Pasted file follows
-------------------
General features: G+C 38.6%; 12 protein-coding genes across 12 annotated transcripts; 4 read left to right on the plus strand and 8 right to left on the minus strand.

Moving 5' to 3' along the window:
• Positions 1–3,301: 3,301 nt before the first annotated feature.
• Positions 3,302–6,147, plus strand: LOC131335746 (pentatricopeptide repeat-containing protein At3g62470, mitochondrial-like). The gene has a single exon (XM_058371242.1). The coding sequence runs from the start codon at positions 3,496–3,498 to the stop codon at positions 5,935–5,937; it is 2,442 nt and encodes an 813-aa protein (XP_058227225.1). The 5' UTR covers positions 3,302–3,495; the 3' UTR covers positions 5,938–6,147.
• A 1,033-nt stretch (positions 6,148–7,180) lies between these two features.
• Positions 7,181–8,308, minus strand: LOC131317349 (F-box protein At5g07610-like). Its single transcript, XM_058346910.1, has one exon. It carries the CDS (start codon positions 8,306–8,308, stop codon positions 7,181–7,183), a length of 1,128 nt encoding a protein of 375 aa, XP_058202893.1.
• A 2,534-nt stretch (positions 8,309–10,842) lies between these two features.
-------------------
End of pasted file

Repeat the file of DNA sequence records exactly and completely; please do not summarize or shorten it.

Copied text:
General features: G+C 38.6%; 12 protein-coding genes across 12 annotated transcripts; 4 read left to right on the plus strand and 8 right to left on the minus strand.

Moving 5' to 3' along the window:
• Positions 1–3,301: 3,301 nt before the first annotated feature.
• Positions 3,302–6,147, plus strand: LOC131335746 (pentatricopeptide repeat-containing protein At3g62470, mitochondrial-like). The gene has a single exon (XM_058371242.1). The coding sequence runs from the start codon at positions 3,496–3,498 to the stop codon at positions 5,935–5,937; it is 2,442 nt and encodes an 813-aa protein (XP_058227225.1). The 5' UTR covers positions 3,302–3,495; the 3' UTR covers positions 5,938–6,147.
• A 1,033-nt stretch (positions 6,148–7,180) lies between these two features.
• Positions 7,181–8,308, minus strand: LOC131317349 (F-box protein At5g07610-like). Its single transcript, XM_058346910.1, has one exon. It carries the CDS (start codon positions 8,306–8,308, stop codon positions 7,181–7,183), a length of 1,128 nt encoding a protein of 375 aa, XP_058202893.1.
• A 2,534-nt stretch (positions 8,309–10,842) lies between these two features.